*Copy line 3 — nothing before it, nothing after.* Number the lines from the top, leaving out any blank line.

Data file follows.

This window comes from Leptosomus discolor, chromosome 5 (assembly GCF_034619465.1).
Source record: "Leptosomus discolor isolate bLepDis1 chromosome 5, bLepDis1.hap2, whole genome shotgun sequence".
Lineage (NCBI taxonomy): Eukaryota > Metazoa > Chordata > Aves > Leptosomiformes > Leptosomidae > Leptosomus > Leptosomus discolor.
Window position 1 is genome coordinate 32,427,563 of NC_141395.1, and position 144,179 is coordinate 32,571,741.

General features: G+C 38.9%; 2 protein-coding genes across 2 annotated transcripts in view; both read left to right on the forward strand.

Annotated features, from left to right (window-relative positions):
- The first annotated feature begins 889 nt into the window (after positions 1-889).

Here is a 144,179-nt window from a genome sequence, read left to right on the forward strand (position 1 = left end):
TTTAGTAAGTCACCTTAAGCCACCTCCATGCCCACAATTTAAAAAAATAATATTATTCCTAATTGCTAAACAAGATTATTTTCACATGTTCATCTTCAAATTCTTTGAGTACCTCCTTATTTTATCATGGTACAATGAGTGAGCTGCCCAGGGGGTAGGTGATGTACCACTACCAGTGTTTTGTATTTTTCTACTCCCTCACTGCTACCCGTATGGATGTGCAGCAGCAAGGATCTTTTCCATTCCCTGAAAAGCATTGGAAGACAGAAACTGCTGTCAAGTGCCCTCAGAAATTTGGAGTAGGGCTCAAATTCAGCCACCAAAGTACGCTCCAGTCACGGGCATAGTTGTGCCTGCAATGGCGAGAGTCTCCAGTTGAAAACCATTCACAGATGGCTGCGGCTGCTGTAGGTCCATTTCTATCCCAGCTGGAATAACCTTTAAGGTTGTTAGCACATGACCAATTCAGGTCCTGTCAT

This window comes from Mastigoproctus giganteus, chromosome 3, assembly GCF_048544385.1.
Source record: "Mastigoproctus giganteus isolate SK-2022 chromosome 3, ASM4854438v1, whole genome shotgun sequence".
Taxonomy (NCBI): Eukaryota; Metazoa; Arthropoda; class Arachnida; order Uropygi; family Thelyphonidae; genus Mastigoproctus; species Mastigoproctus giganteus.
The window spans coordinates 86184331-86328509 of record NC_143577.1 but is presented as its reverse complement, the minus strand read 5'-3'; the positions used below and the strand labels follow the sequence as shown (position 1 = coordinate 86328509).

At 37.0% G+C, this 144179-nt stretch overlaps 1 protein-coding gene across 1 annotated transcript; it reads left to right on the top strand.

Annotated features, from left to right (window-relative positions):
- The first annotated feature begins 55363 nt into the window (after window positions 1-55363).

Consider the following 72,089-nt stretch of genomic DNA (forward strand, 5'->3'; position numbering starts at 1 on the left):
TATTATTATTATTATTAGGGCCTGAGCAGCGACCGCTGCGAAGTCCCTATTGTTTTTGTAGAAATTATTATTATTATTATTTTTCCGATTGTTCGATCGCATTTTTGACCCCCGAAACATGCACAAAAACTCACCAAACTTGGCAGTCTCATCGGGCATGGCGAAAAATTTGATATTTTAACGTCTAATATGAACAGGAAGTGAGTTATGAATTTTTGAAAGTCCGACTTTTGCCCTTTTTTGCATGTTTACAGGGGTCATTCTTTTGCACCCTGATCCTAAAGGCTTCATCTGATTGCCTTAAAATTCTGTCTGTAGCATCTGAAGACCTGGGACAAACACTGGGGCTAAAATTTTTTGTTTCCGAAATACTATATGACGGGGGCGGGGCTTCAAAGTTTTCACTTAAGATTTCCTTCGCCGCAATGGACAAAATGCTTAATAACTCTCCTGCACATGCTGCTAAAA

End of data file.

Lineage (NCBI taxonomy): Eukaryota > Metazoa > Chordata > Aves > Leptosomiformes > Leptosomidae > Leptosomus > Leptosomus discolor.